A term derived from the word ‘Popular’ and linked to an art movement whereby artists depicted commonplace or familiar, everyday images in contemporary culture. The movement emanated from a meeting held in London in the mid 1950s of artists and architects at the Institute of Contemporary Arts. The purpose was to discuss topics of mass media, fashions, industrial design and science fiction relative to art and architecture. Subsequently the group held English Pop-Art exhibitions: "Parallel of Life and Art", 1953; "Man, Machine and Motion", 1955; and "This is Tomorrow", 1956. British artist, Richard Hamilton, was a leading exponent in these early years.
The English Pop Art movement influenced Englishman David Hockney, who, in turn, became active in the USA, especially in California. Meanwhile in New York in the mid 1950s, Jasper Johns, Tom Wesselmann and Robert Rauschenberg were vanguard artists depicting everyday objects in their work, often as social commentary. Objects used in Pop Art often related to mass production such as Andy Warhol's Coca Cola bottles or Campbell's Soup Cans, and also to his iconic personalities such as the silkscreen reproductions, often hand colored, of Marilyn Monroe, Elizabeth Taylor , Chairman Mao, Albert Einstein and Jackie Kennedy
Other Pop artists of the initial era include Claes Oldenburg, Jim Dine, Roy Lichtenstein, and Jim Rosenquist, and today Jeff Koons with his factory-made objects is famous for his Pop Art. Some Pop artists such as Wesselmann express cynicism of the contemporary world while others such as Koons seem only fascinated and amused by the ‘passing show’.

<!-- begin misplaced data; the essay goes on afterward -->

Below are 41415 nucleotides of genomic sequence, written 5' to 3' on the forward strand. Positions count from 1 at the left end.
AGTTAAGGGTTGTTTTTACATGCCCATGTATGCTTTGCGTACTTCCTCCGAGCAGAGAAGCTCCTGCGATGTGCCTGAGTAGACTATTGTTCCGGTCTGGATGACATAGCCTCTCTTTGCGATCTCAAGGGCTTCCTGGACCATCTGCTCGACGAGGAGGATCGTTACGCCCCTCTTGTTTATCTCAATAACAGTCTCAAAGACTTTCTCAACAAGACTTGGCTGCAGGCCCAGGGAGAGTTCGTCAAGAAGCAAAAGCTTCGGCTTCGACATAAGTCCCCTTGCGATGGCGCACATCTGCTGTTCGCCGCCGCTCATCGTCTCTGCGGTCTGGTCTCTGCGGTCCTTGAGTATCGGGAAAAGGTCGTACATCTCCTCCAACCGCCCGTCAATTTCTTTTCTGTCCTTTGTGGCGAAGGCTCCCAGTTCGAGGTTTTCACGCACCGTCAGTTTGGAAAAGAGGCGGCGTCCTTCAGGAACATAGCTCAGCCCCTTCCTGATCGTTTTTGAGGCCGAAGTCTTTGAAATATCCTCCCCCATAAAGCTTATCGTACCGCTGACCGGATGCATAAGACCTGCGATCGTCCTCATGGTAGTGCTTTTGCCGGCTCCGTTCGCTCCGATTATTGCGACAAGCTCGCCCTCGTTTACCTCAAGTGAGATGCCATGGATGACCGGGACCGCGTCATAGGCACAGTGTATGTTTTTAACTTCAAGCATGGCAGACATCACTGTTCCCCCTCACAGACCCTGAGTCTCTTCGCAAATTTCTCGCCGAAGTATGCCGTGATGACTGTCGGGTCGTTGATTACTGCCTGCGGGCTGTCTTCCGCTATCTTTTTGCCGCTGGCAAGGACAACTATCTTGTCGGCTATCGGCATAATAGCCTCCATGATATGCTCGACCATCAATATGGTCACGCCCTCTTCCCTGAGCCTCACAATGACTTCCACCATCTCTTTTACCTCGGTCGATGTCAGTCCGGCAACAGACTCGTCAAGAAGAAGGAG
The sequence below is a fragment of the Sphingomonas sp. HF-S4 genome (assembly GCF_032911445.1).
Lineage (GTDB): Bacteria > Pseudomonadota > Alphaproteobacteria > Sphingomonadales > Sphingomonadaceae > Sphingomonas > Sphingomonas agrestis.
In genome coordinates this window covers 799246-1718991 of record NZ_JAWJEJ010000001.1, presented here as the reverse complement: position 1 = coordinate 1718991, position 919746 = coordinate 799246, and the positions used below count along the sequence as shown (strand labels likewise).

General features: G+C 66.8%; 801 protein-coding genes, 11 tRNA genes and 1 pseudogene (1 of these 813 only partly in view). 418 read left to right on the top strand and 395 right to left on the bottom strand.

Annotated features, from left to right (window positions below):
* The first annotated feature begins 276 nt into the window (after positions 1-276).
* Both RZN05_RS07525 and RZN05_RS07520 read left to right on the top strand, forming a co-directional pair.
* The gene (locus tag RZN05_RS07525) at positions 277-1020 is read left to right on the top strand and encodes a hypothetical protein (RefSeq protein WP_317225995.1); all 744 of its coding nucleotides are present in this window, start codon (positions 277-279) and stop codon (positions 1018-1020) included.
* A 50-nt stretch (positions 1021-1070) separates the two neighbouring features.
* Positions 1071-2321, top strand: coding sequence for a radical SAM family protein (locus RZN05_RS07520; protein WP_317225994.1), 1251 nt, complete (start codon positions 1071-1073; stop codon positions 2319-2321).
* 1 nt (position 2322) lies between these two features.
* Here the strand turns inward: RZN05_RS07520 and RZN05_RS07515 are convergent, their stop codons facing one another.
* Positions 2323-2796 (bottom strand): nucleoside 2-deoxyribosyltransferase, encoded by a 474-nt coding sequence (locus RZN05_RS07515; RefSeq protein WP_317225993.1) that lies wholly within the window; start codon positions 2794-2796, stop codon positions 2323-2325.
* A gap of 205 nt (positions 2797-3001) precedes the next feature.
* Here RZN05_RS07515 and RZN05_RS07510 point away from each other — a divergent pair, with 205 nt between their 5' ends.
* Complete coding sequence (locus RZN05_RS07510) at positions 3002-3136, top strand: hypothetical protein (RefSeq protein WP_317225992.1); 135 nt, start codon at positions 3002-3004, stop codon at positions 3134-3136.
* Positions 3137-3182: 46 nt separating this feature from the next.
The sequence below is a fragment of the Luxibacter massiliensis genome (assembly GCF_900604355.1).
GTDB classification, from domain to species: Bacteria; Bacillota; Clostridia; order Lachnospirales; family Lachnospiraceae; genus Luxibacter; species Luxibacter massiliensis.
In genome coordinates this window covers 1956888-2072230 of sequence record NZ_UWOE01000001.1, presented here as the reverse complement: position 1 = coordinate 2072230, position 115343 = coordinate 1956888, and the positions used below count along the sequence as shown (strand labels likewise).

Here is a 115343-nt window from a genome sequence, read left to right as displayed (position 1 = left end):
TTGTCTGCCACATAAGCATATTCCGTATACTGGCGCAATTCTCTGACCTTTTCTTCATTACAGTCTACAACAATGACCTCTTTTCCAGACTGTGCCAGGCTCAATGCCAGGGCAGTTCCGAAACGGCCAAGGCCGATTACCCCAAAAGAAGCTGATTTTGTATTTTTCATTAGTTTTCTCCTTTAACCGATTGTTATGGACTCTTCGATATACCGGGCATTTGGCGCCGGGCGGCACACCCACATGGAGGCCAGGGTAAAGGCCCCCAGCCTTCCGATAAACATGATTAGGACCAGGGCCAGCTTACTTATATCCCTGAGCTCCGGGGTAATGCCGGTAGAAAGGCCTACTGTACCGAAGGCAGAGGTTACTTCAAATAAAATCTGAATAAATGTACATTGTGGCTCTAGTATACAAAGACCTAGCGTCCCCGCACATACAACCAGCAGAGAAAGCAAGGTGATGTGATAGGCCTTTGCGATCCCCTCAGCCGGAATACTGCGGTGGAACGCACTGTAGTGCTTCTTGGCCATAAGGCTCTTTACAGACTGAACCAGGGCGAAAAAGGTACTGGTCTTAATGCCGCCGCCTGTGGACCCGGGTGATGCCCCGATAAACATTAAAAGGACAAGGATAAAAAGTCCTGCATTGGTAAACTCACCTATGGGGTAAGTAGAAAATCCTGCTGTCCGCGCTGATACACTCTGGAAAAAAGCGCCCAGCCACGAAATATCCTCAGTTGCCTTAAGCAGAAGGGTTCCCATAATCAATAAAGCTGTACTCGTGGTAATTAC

Henry Geldzahler, former curator of contemporary art at the Metropolitan Museum, "helped put Pop on the map in 1962" (199) during the Museum of Modern Art's symposium on Pop Art by being the only panel member to support it. He was a close friend of Andy Warhol, who later said: "Henry gave me all of my ideas." (200)
Pop Art, initially a rebellion against Abstract Expressionism, began to lose ground in the late 1960s, and was replaced by Minimalism, Contemporary Realism, and Hard-Edge painting.
Sources: Phaidon’s Dictionary of Twentieth-Century Art; Nancy Hoban, Basquiat, source of quotations; Norman Geske and Karen Janovy, The American Painting Collection of the Sheldon Memorial Art Gallery; Ralph Mayer, A Dictionary of Art Terms and Techniques.